Aurora: I love Key and Peele. I know that their show is done and I’m in denial about it, but they are amazing because there were many times that I would imagine that Keegan Michael Key was in the scene while writing. If I could picture him saying it, I knew it would work. I also kind of have a crush on Jordan Peele and his performance in Big Mouth. Maya Rudolph also just makes everything amazing. Her puberty demon on Big Mouth is flawless. She did an ad for 7th generation tampons that my son, my husband and myself were singing around the house for weeks. If I could even get anything close to her career, I would be happy. I’m also back in love with Rick and Morty. I don’t know if I have a crush on Justin Roiland, I just really love Rick (maybe even more than Morty). I don’t have a crush on Jerry, the dad, but I have a crush on Chris Parnell because he’s so good at being Jerry.

Jenn: I LOVE ISSA RAE!

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IFC: If you could go back in time and cast yourselves in any sitcom, which would it be and how would it change?

Carolyn: I’d go back in time and cast us in The Partridge Family.  We’d make an excellent family band. We’d have a laugh, break into song and wear ruffled blouses with velvet jackets.  And of course travel to all our gigs on a Mondrian bus. I feel really confident about this choice.

Meredith: Electric Mayhem from The Muppet Show. It wouldn’t change, they were simply perfect, except… maybe a few more vaginas in the band.

Binge the entire first and second seasons of Baroness von Sketch Show now on IFC.com and the IFC app.

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G.I. Jeez

Stomach Bugs and Prom Dates

E.Coli High is in your gut and on IFC's Comedy Crib.

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Brothers-in-law Kevin Barker and Ben Miller have just made the mother of all Comedy Crib series, in the sense that their Comedy Crib series is a big deal and features a hot mom. Animated, funny, and full of horrible bacteria, the series juxtaposes timeless teen dilemmas and gut-busting GI infections to create a bite-sized narrative that’s both sketchy and captivating. The two sat down, possibly in the same house, to answer some questions for us about the series. Let’s dig in….

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IFC: How would you describe E.Coli High to a fancy network executive you just met in an elevator?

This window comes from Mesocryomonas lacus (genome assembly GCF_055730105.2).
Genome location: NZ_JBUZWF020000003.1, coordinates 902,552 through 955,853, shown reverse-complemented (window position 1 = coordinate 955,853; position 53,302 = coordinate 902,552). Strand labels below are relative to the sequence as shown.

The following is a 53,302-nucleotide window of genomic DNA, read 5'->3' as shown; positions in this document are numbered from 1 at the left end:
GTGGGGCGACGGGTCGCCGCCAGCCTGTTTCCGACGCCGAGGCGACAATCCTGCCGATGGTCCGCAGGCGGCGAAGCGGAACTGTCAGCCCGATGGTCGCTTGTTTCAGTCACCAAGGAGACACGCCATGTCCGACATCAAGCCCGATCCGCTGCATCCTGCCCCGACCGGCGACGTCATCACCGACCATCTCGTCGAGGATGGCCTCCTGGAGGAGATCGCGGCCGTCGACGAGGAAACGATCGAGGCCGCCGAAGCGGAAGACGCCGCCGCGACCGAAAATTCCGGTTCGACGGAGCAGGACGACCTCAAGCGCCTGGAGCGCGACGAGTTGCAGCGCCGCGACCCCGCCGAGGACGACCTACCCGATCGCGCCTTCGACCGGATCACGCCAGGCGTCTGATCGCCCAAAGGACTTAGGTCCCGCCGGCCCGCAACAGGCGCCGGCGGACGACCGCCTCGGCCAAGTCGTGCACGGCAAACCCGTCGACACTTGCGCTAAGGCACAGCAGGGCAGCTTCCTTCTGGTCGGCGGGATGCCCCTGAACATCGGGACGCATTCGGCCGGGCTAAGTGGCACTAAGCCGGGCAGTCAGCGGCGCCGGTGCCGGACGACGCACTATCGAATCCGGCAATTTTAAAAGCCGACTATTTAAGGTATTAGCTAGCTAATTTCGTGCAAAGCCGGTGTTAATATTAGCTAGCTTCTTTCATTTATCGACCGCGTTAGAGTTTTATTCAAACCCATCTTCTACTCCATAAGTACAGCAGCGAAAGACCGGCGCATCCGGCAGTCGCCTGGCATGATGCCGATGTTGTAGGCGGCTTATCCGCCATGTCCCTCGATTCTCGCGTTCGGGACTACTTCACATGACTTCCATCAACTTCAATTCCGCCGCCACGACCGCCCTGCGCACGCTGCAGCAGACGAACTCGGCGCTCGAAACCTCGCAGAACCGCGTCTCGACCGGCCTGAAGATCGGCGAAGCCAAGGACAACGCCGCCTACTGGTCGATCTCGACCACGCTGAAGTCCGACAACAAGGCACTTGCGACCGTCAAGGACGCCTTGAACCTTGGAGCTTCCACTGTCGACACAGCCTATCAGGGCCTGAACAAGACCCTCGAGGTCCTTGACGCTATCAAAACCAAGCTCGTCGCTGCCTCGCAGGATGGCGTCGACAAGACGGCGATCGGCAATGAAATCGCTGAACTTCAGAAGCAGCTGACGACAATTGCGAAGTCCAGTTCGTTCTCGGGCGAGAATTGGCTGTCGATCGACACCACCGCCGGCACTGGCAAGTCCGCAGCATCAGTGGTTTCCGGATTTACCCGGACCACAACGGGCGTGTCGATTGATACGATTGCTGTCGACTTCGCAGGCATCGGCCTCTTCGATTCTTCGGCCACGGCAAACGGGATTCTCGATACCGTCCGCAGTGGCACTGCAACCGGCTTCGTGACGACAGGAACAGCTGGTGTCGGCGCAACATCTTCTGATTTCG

BEN: Hi ummm uhh hi ok well its like umm (gets really nervous and blows it)…

KB: It’s like the Super Bowl meets the Oscars.

IFC: How would you describe E.Coli High to a drunk friend of a friend you met in a bar?

BEN: Oh wow, she’s really cute isn’t she? I’d definitely blow that too.

KB: It’s a cartoon that is happening inside your stomach RIGHT NOW, that’s why you feel like you need to throw up.

IFC: What was the genesis of E.Coli High?

KB: I had the idea for years, and when Ben (my brother-in-law, who is a special needs teacher in Philly) began drawing hilarious comics, I recruited him to design characters, animate the series, and do some writing. I’m glad I did, because Ben rules!

BEN: Kevin told me about it in a park and I was like yeah that’s a pretty good idea, but I was just being nice. I thought it was dumb at the time.

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IFC: What makes going to proms and dating moms such timeless and oddly-relatable subject matter?

BEN: Since the dawn of time everyone has had at least one friend with a hot mom. It is physically impossible to not at least make a comment about that hot mom.

KB: Who among us hasn’t dated their friend’s mom and levitated tables at a prom?

IFC: Why do you think the world is ready for this series?

BEN: There’s a lot of content now. I don’t think anyone will even notice, but it’d be cool if they did.

KB: A show about talking food poisoning bacteria is basically the same as just watching the news these days TBH.

Watch E.Coli High below and discover more NYTVF selections from years past on IFC’s Comedy Crib.